“We are very happy to see Saudi Arabia gaining such a reputation in karate,” said Al-Shehri. “This confirms that we are on the right path in the the sport as per the vision engineered to develop it, enabling the Kingdom’s champions to produce honorable results.”

Al-Shehri started his career as a karateka and won the Saudi Championship seven times. He has also represented the Kingdom’s national team in many regional and international tournaments as a player, referee, and was chairman of the West Asian Karate Referees Committee, member of the Asian and Arab Referees Committee, advisor to the Athletic Federation of Saudi Universities.

“Today is one of the most important moments in Saudi karate history,” he said. It is a “game-changing moment” that will open sport up to more people than ever before, “creating new heroes and fueling future success,” he added.

“It feels like a sporting revolution and the start of something new. We want the people of Saudi Arabia to feel this change, share it, celebrate it, connect to our athletes and support them on their inspirational journeys.”

However, Al-Shehri said that the transformation is a result of the hard work of all previous federations, and not just the current one.

“We are continuing what the previous administrations started, but for us as a new management, we hope to bring the level of karate sports to the highest level,” he added.

“What Tarek achieved left a true imprint of Saudi karate and put the name of the Kingdom on the highest platforms in the world.”

He added that the rise in standards is down to the policies of the Saudi Karate Federation and its successful plans to develop the sport, as well as the full support of the authorities responsible for Saudi sports. The federation is now hoping to compete for more medals at the 2021 World Karate Championships to be held in Dubai from Nov. 16-21.

Al-Shehri thanked everyone who has worked with him during his tenure as president, including administrators, players, coaches, referees, members and colleagues of former members of the board.

He also praised the unequivocal support of Saudi Minister of Sports Prince Abdulaziz Al-Faisal, and hailed the government’s decision to include the martial art in school sporting curricula.

“I see that the future of karate is great in the Kingdom, especially in light of the great support of the generous leadership of all sports,” he added.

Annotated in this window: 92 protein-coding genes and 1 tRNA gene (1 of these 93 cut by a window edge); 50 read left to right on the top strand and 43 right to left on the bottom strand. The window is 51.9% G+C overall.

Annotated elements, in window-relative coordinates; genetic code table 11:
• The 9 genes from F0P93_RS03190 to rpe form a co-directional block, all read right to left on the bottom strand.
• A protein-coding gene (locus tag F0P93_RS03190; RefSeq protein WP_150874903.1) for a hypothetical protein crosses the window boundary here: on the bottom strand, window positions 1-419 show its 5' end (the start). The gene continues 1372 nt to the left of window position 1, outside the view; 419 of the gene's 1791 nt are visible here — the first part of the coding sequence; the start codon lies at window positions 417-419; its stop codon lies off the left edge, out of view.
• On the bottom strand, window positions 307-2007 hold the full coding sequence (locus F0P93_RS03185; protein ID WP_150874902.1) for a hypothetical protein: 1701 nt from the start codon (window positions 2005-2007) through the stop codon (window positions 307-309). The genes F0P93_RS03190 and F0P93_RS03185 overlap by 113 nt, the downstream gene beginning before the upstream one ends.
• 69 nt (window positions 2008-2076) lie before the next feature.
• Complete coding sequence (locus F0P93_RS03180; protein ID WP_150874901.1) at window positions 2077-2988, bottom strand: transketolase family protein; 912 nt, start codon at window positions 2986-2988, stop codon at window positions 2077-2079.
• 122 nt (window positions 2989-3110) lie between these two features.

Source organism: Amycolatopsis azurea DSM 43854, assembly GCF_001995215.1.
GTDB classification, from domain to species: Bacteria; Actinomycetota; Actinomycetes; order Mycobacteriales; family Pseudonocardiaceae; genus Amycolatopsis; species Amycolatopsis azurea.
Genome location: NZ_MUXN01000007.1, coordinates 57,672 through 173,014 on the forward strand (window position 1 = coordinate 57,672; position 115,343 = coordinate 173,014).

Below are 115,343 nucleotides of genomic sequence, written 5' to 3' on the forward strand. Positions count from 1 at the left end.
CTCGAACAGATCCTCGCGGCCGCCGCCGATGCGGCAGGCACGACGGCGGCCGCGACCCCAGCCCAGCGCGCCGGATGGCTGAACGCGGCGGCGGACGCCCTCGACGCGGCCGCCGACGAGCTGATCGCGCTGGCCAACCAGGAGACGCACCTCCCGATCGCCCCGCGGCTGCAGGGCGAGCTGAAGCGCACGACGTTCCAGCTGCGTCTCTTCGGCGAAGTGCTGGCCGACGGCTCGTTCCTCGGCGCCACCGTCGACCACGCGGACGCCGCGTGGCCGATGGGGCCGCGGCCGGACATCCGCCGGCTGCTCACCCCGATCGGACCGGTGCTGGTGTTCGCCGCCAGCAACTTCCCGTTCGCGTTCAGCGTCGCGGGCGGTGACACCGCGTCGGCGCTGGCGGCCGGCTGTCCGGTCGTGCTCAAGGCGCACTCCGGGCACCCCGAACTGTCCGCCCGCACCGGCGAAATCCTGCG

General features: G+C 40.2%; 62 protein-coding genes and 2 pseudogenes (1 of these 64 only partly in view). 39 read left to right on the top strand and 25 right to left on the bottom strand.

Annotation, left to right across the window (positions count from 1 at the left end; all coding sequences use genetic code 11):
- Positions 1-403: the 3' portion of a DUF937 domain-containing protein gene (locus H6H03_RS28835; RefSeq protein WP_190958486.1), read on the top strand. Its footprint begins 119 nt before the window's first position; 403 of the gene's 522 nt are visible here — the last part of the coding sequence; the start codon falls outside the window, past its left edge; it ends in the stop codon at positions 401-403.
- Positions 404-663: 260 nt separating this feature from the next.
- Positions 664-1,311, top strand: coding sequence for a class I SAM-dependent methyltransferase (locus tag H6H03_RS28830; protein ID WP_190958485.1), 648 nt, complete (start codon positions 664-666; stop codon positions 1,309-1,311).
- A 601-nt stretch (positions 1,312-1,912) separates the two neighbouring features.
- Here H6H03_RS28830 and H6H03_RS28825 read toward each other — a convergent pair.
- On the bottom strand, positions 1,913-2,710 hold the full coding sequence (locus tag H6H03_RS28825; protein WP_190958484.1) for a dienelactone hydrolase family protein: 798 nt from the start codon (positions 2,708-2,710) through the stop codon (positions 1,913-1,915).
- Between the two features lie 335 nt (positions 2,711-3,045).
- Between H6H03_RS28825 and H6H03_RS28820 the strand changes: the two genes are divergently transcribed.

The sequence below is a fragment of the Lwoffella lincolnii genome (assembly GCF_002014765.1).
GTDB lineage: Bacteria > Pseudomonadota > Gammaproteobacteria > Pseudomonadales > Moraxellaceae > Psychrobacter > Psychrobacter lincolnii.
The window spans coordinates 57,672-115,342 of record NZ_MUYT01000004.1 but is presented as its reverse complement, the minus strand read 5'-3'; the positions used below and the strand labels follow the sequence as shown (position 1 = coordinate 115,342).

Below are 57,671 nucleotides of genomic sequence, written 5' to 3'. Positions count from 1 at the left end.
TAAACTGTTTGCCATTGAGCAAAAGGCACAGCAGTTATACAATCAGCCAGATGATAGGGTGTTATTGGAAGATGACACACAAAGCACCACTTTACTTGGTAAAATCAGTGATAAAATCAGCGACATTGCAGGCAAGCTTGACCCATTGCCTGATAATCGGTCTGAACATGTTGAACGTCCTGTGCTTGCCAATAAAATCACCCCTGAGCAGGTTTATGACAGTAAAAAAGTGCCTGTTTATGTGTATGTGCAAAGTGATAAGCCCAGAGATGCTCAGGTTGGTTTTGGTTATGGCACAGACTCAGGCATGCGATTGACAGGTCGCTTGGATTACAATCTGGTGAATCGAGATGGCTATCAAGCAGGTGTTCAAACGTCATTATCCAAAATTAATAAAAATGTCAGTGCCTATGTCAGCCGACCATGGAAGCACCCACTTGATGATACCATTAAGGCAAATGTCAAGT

Speaking to Arab News at the Second Kingdom Open Championship for girls aged under 15 in Jeddah, Al-Shehri lauded the performance of the Saudi women’s team in Cairo.

“Though it was the first participation for the women’s team at the international level, the team managed to achieve a bronze medal in Cairo,” he said. “This is very promising for the future of the Saudi female team.”

With the rising popularity of karate as a sport, Al-Shehri expects participation to surpass 100,000 people at all levels as more local competitions are established.

“In fact, I think that the number is small compared to the size of the Kingdom, and I hope that the game will spread more and we will see more heroes like Tarek Hamdi, and that the competition will be high,” he said.


Saudi International and Asian Tour announce historic golf partnership

Saudi International and Asian Tour announce historic golf partnership
Updated 20 September 2021

Saudi International and Asian Tour announce historic golf partnership

Saudi International and Asian Tour announce historic golf partnership
  • New 10-year deal will see the Asian Tour sanction the championship from 2022, with an increased prize fund

SINGAPORE: The 2022 Saudi International presented by SoftBank Investment Advisers will mark the start of an historic chapter in golf, as the event becomes sanctioned by the Asian Tour as part of a new 10-year partnership.

The tournament, which will take place at the Royal Greens Golf & Country Club near Jeddah from Feb. 3 to 6, 2022, will also feature an increased purse of $5 million, up from $3.5 million. The Asian Tour partnership is aiming to elevate the event in significant emerging markets around the world.

In 2021, the Saudi International presented one of the strongest fields in world golf, joining an elite group behind only the Majors and a small number of professional championships in the ranking points offered to competitors.

“Today marks a significant development for our flagship golf event and our vision to strengthen the depth of world-class golf events, both in the GCC and also on the international stage,” said Majed Al-Sorour, CEO of Golf Saudi and the Saudi Golf Federation.

“The importance and potential of Asia’s role in world golf is undeniable, not least due to its position as a global economic powerhouse,” he said, adding: “This partnership will unlock many opportunities for players, sponsors and fans of the game. Most importantly, we are eager to help build a more inclusive game for all eligible professional golfers that spans borders and cultures by fostering collaboration with major tours and see this as an exciting first step on that journey.”

The deal with the Asian Tour, the official body for golf in Asia and a full member of the International Federation of PGA Tours, will introduce new commercial prospects and enable more professional golfers to qualify and compete for life-changing opportunities.

“This is an outstanding development for the Asian Tour that will create significant benefits for our membership, key stakeholders, and fans alike,” said Cho Minn Thant, commissioner and CEO of the Asian Tour.

“The Saudi International presented by SoftBank Investment Advisers is a world-class tournament which has become truly global. We are thrilled that it will be the showcase event of the Asian Tour’s season, spearheading our expansion into new frontiers.”

While the Saudi International presented by SoftBank Investment Advisers will mark the start of a revamped 2022 schedule, the Asian Tour is also in the process of finalizing plans to complete its combined 2020-2021 schedule, which will be announced in due course.